At Easter we celebrate the victory of the Cross


We adore You, O Christ, and we praise You, because by Your Holy Cross You have redeemed the world.

This year Easter Sunday falls on April 1st which in popular culture is April Fools’ Day, associated with pranks and jokes that catch a person off guard. When that happens the person playing the prank shouts “April Fool” to the person who was caught off guard by the prank. There is an old Russian Orthodox tradition that the day after Easter is dedicated to telling jokes as a way of imitating the joke God pulled on Satan at the Resurrection of Jesus.

It can be said that death was caught off guard on that first Easter morn when Christ broke its hold and rose from its clutches. God made a fool of death at the Resurrection of Jesus. Death, a result of the sin of Adam and Eve and inherited by their descendants, met its match in Jesus of Nazareth and was made foolish by Him. Death could not shackle God who on the Cross fully entered into its darkness only to break its chains.

For Christians the Cross is the sign of the victory of God over sin and its consequences such as death. On the Cross salvation was achieved by the sacrifice of Christ whose almighty power beat back death. No tomb could contain God. Christ, who was sacrificed to death on the Cross, rose out of its bleakness. His tomb is empty and His Cross stands proud as the sign of the victorious offering of Jesus Christ.

The sign of the Cross has a place of pride in our prayers which begin and end with its sign; the sign of the Cross accompanies the celebration of each Sacrament; the sign of the Cross is placed on our buildings; it is worn around our necks and the Cross is prominent in its placement in the sanctuary of our Churches. There it shows the connection between the sacrifice that takes place on the Altar of the sanctuary and the sacrifice that took place on the Cross. Christ’s sacrifice is made present and remembered on the Altar. The outpouring of divine life and our sharing in it take place at the Altar. We look TO the Cross for life; we look AT the Cross for life: God’s offering of the life of Jesus for our salvation.

The Church has provided clear instructions that a Cross is to be placed in the sanctuary near the Altar and it is to show the Crucified Savior. During the liturgical changes after the Second Vatican Council some parishes placed an image of the Risen Christ in the sanctuary. While such an image has religious value, it neither represents the bitter sacrifice of the Cross nor God’s offering on the Cross. That offering is repeated in the Eucharist. The Church instructs that the image of the Crucified Lord is to have pride of place in the area of the Altar. “The Cross with the image of Christ Crucified is a reminder of Christ’s paschal mystery. It draws us into the mystery of suffering and makes tangible our belief that our suffering when united with the passion and death of Christ leads to redemption” (Built of Living Stones, USCCB #91).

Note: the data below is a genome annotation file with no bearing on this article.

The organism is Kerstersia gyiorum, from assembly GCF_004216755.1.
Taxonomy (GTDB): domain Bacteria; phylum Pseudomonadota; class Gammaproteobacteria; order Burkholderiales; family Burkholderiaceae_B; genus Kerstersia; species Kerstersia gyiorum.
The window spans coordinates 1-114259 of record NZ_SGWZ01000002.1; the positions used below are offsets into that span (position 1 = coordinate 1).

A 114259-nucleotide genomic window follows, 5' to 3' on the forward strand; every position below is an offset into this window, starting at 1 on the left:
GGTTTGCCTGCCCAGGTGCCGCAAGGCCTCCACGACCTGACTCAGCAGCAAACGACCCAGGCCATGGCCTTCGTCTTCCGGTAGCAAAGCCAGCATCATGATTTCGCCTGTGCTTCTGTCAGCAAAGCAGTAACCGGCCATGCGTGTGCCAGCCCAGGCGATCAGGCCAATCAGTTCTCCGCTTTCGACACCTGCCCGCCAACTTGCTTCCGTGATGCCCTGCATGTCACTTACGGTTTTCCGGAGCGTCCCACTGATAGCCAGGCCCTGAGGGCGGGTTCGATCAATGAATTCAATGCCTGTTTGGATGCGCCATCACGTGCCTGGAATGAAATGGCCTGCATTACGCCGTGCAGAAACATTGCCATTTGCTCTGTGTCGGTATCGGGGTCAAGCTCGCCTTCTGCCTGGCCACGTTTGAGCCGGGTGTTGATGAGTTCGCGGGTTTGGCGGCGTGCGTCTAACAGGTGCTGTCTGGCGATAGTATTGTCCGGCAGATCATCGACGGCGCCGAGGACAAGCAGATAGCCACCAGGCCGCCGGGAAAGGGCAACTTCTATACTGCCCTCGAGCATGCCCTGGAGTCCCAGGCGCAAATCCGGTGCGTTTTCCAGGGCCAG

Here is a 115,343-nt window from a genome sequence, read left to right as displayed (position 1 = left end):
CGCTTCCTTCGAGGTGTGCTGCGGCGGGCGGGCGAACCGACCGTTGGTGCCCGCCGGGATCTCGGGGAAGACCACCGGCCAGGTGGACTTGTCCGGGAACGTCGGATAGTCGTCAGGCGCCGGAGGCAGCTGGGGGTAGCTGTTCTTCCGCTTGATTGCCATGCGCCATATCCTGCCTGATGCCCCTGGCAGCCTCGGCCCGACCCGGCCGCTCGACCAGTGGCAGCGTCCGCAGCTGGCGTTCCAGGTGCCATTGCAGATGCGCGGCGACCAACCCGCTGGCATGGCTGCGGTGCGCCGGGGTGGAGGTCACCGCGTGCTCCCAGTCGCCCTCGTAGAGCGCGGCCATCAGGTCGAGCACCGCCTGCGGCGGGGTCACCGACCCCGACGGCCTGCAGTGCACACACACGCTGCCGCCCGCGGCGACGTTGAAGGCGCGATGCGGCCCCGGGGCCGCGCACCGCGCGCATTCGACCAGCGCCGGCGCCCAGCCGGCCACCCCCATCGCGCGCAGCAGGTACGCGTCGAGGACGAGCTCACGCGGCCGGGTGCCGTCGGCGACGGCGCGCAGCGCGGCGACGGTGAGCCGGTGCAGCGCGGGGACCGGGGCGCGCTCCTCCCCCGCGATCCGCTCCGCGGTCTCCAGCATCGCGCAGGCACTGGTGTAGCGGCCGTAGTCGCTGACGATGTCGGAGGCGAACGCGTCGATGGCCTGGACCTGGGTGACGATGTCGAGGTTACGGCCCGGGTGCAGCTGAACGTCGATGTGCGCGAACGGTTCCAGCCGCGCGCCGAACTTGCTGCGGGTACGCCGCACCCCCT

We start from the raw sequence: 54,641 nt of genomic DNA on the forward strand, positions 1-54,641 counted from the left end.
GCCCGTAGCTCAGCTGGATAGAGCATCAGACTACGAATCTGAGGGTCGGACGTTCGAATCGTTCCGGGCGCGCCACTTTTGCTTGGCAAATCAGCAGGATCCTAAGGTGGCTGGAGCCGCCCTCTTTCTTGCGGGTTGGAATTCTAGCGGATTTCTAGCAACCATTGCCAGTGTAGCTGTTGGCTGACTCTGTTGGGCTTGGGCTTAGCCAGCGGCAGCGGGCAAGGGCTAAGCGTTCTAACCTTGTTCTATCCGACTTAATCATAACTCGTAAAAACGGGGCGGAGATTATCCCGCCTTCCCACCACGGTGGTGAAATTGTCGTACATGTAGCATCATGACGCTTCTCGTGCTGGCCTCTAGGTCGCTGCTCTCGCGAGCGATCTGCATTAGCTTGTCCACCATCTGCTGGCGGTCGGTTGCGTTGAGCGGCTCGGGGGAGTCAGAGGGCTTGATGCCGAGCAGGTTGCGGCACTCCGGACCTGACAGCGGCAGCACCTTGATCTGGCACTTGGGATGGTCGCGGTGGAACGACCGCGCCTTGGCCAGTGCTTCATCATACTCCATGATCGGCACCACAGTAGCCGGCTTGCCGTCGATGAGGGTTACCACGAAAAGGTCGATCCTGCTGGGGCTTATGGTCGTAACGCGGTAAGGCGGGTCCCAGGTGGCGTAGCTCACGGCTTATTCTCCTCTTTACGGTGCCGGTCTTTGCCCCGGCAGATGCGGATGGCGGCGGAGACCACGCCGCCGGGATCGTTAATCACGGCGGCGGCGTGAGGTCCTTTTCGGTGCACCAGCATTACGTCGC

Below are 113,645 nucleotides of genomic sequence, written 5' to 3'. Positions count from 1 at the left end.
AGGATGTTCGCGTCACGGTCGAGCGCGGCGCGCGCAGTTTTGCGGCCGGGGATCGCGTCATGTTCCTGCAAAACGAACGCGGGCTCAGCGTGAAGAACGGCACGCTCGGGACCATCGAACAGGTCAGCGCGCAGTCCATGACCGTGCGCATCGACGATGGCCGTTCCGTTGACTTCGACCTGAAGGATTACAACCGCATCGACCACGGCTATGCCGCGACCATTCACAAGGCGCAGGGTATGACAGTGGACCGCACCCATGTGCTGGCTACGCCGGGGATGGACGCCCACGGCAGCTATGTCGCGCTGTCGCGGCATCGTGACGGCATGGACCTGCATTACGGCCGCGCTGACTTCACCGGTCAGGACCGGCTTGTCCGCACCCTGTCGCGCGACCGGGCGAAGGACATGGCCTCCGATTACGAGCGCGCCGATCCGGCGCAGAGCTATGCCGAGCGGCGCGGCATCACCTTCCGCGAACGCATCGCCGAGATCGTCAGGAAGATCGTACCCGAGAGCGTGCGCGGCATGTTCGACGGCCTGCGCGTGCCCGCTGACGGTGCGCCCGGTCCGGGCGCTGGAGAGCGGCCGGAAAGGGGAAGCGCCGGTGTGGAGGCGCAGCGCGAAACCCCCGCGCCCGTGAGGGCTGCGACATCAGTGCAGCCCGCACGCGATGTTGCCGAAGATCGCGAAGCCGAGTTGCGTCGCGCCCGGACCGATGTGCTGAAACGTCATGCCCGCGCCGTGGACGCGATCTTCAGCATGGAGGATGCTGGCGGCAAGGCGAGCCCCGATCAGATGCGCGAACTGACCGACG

I have asked that by the first Sunday of Advent 2018 each parish be in compliance with the liturgical regulations regarding the image of the Crucified Savior on the Cross. Christ entered death to be raised from it. The Crucifixion led to the Resurrection. It is death to life, it is life but life after death. That sacrificial offering is made present on the Altar at each celebration of the Holy Eucharist and we partake in it. The nearness of the Cross in the sanctuary is a vivid reminder of the very offering made present through the prayer of the Holy Eucharist and our participating in it.

At Easter we celebrate the victory of the Cross. A victory God has won for us. At Easter we glory in the Cross because on it our salvation was achieved. Sin and death were made fools of by the victory that was had over them by the Cross and Resurrection of Jesus Christ.

Saint Leo the Great in the fifth century wrote about the Cross: “O wondrous power of the Cross! O unspeakable glory of the passion which became the Lord’s tribunal, the world’s judgement and the power of the Crucified! From your Cross You draw all things to Yourself, O Lord! Your Cross is the font of all blessings, the source of all graces and through it believers receive strength in return for weakness, glory in return for shame, life in return for death.”

May the Blessings of the Crucified Lord be with each of you and your loved ones during this Holy Easter Season when we celebrate for 50 days the victory of God on the Cross.

We adore You, O Christ, and we praise You, because by Your Holy Cross You have redeemed the world.